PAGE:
It is unlikely that in the next forty years England will have a government which would encourage or even tolerate any radically Christian elements in its State system of education. Where the tide flows towards increasing State control, Christianity, with its claims in one way personal and in the other way ecumenical and both ways antithetical to omnicompetent government, must always in fact . . . be treated as an enemy.

Substitute America for England in that comment and you have our current state of affairs. He continues,

Like learning, like the family, like any ancient and liberal profession, like the common law, it [Christianity] gives the individual a standing ground against the State. Hence Rousseau, the father of the totalitarians, said wisely enough, from his own point of view, of Christianity, Je ne connais rien de plus contraire à l’esprit social [I know nothing more opposed to the social spirit].

In the second place, even if we were permitted to force a Christian curriculum on the existing schools with the existing teachers we should only be making masters hypocrites and hardening the pupils’ hearts.

This is why I’ve never been excited by attempts to force public schools to be Christian. Instead, I’ve always advocated alternatives to the public system. The only hope for real Christian education is outside government control. It appears Lewis may have been in agreement with that position.

The Duggars, the Media, & Salvation

I’d really rather not write about this today. I’m concerned that what I write may be misunderstood. However, because I believe in the life-changing power of faith in Christ, I have to say this.

Duggar FamilyThe news media seems to have zeroed in on the latest example of hypocrisy in the Christian world—or what they deem to be hypocrisy—by focusing with laser-like aim on the Duggar family. Let me say from the outset that I have never watched their program and had little knowledge of them prior to the current frenzy over what one of their sons did to some of his sisters when he was a teenager. I was aware that some who hate the idea of a large family, and one that promotes Christian faith at that, were critical of them. I had no idea just how venomous that criticism would be now that some—I emphasize “some”—facts have come out.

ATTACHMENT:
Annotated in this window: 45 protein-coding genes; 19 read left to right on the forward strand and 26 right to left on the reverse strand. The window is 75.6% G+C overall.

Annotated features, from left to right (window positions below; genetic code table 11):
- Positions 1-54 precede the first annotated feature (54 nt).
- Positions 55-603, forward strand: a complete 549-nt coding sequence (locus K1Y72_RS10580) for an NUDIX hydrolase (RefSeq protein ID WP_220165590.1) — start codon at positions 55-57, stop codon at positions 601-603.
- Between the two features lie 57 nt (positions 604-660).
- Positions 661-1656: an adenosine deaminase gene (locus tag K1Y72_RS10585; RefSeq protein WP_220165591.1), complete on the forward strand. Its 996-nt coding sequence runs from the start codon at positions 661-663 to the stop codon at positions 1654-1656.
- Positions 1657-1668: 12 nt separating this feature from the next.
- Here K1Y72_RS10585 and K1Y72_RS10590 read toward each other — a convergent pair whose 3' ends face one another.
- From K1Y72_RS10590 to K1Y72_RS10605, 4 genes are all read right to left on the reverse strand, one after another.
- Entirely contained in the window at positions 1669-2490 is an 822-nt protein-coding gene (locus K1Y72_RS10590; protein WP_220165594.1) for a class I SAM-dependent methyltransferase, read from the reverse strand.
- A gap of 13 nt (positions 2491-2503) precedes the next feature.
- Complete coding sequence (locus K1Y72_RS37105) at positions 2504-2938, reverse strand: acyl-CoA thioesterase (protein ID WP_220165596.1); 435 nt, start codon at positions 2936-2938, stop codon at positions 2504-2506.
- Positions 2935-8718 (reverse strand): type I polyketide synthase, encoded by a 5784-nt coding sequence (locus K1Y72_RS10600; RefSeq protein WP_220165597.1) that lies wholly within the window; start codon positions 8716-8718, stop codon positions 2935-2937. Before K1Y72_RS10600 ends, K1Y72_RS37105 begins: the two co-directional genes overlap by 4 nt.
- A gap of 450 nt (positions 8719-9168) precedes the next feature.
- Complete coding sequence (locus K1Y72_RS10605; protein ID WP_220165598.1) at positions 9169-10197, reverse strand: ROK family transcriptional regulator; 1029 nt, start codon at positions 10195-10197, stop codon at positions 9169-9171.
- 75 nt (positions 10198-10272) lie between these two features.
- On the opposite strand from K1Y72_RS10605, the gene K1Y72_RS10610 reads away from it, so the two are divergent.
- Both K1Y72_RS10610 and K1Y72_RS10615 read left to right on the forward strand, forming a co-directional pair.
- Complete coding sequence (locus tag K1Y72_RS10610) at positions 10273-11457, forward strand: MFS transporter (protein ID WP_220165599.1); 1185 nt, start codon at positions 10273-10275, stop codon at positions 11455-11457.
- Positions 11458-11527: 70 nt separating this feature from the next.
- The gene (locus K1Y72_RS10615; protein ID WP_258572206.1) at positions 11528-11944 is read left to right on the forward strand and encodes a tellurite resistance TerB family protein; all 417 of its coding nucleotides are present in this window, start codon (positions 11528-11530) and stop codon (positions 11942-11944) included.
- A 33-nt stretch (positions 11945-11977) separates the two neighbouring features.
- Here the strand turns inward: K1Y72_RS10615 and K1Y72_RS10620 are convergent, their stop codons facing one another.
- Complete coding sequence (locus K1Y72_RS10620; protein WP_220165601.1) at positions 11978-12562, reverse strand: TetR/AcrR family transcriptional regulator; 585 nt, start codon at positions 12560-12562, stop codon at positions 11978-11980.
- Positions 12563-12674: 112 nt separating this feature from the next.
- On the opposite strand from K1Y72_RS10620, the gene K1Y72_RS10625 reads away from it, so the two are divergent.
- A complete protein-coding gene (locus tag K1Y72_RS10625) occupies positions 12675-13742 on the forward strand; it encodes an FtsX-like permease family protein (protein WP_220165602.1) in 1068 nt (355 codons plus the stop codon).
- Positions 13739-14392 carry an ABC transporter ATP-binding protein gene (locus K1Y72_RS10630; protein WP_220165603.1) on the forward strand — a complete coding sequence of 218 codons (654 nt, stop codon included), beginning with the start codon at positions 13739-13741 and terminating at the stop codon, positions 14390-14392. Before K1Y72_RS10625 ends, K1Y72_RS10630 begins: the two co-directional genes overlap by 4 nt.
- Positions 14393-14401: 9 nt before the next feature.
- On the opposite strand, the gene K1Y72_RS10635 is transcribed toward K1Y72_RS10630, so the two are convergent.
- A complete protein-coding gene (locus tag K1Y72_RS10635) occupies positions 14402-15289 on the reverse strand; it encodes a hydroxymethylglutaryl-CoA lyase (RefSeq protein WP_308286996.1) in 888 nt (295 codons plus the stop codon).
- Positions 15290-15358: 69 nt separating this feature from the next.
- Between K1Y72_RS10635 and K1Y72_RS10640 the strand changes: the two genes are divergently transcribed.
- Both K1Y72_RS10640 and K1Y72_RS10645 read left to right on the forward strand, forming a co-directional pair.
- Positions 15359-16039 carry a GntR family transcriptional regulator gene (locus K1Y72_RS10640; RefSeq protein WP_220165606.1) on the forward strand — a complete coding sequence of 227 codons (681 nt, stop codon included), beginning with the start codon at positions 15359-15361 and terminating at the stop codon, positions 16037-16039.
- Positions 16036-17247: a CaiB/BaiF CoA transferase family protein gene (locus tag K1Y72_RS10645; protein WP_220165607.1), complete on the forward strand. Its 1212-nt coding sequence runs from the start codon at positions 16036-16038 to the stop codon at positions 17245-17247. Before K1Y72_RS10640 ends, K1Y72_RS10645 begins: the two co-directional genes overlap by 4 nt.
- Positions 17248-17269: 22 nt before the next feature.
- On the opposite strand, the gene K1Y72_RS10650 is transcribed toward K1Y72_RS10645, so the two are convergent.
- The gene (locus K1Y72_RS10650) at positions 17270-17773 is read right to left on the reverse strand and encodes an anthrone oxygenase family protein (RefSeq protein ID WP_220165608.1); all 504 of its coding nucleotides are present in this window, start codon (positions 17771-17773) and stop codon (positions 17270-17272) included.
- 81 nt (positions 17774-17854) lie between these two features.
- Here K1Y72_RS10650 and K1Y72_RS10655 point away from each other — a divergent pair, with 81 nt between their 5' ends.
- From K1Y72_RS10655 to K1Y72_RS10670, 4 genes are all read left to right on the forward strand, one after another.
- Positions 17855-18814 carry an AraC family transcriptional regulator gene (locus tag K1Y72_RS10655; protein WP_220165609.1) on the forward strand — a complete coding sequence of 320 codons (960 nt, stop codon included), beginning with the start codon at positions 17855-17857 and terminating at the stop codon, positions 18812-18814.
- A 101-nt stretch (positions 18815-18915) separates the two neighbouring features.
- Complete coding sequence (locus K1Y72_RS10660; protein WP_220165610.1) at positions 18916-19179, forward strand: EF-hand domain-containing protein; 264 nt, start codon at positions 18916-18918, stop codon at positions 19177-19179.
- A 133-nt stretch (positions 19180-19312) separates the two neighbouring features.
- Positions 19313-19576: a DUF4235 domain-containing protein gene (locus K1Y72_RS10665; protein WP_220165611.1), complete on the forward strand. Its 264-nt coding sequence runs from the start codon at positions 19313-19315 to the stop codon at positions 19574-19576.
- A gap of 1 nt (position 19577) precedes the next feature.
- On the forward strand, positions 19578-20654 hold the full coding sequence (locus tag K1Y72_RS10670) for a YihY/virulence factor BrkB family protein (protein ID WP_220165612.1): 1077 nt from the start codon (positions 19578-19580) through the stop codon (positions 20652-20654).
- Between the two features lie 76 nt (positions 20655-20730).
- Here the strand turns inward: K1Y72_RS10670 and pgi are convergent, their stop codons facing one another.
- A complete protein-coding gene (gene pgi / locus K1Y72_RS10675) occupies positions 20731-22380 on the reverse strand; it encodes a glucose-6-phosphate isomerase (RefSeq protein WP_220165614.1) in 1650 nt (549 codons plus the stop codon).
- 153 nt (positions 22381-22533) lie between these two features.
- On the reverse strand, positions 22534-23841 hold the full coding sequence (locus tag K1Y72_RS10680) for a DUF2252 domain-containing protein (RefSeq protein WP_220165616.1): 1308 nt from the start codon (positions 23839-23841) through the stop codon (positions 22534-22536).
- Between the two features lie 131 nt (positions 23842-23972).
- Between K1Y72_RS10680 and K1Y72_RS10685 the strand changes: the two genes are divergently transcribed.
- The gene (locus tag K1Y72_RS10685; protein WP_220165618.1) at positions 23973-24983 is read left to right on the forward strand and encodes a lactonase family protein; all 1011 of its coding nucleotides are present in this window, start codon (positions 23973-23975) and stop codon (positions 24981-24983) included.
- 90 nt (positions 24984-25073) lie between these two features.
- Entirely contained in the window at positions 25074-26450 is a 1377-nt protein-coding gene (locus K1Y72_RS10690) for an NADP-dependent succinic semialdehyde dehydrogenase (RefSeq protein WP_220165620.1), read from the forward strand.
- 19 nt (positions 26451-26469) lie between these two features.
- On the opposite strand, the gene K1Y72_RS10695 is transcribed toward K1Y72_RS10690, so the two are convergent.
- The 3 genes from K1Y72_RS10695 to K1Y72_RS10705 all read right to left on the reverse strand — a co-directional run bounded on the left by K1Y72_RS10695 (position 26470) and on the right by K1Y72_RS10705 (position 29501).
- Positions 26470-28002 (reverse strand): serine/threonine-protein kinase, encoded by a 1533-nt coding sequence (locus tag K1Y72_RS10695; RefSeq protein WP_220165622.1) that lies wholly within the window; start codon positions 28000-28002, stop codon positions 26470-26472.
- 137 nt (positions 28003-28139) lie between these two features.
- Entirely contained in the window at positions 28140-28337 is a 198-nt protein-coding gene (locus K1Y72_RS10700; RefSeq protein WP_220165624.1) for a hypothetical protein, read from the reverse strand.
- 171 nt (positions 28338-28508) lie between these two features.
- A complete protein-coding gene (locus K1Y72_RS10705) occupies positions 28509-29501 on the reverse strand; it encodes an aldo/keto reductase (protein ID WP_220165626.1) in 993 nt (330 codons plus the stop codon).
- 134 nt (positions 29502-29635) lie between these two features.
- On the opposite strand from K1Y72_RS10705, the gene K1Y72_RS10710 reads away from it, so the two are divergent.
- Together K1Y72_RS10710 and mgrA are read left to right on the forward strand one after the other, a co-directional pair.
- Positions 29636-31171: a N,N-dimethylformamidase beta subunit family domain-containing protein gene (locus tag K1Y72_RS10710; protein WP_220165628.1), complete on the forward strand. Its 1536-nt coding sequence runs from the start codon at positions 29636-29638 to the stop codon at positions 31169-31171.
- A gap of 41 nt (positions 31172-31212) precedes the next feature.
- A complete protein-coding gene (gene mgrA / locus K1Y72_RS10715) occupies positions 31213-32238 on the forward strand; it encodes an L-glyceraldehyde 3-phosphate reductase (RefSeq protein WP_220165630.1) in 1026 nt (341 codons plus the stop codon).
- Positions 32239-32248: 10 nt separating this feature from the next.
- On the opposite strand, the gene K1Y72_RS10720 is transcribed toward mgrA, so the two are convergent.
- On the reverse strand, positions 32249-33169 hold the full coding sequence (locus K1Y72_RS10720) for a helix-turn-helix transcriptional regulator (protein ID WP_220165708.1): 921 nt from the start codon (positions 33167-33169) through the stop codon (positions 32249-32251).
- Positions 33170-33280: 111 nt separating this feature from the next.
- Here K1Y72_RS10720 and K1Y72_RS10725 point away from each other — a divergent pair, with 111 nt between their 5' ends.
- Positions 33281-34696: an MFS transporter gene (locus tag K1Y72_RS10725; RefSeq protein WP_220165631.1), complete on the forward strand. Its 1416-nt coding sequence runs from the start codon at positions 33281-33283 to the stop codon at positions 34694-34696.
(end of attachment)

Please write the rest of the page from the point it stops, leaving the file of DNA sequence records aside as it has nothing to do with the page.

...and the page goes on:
What did this son do? It’s sketchy. Two of his sisters are going public to deny most of the allegations floating around. They certainly don’t seem to have been traumatized, and they appear to want to set the record straight. Are they victims who don’t really understand their victimhood? The professionals are already jumping on that bandwagon.

There’s another possibility. The son, in deep remorse for what he did, might have gotten his life straightened out through the transforming power of the Holy Spirit. From what I read, he has a fine marriage now. He even told his bride-to-be ahead of time what he had done as a teenager, but that he received forgiveness from God and has walked in His ways since then.

Now, I don’t know for sure if that’s true. But here’s what is most bothersome about the whole episode: the critics will never believe it is true, no matter how much proof can be brought forward to affirm it. They think “once a sex offender, always a sex offender.” There’s some validity to that view, since recidivism in that realm is high. Yet if we, as Christians, don’t believe God can turn a life around, perhaps we should stop saying He does.

I want to give the family time to make their case. I also want to know why those sealed juvenile records were released when it is against the law to do so. What agenda is at work here? Is this another attempt by the anti-Christian forces in the nation to undermine the faith?

Any type of sexual harassment or abuse is sin. Christians are clear on that. Let’s just be sure we have all the facts first, though, before we cast our stones. Jesus’ words to the woman caught in adultery still ring: Go and sin no more. If the Duggar son has taken Jesus’ words to heart and lived his life since then on that basis, we should be rejoicing in a transformed life, not digging up old dirt.

Jesus came to call sinners to repentance. He came to bring eternal life to those who don’t deserve it. That applies to all of us. When we come to repentance and receive His forgiveness and our hearts are changed, that’s called salvation.

Institutions for the Treatment of the Ideologically Unsound

C. S. Lewis 10C. S. Lewis, in his essay “The Humanitarian Theory of Punishment,” takes aim at the idea that evil behavior is only a disease that needs to be treated. No, he says, evil actions come from evil hearts and deserve punishment, not “treatment.” But that won’t stop the “conditioners” who want to rule society by somehow using therapy to make people better. As he puts it,

To be “cured” against one’s will and cured of states which we may not regard as disease is to be put on a level with those who have not yet reached the age of reason or those who never will; to be classed with infants, imbeciles, and domestic animals. But to be punished, however severely, because we have deserved it, because we “ought to have known better,” is to be treated as a human person made in God’s image.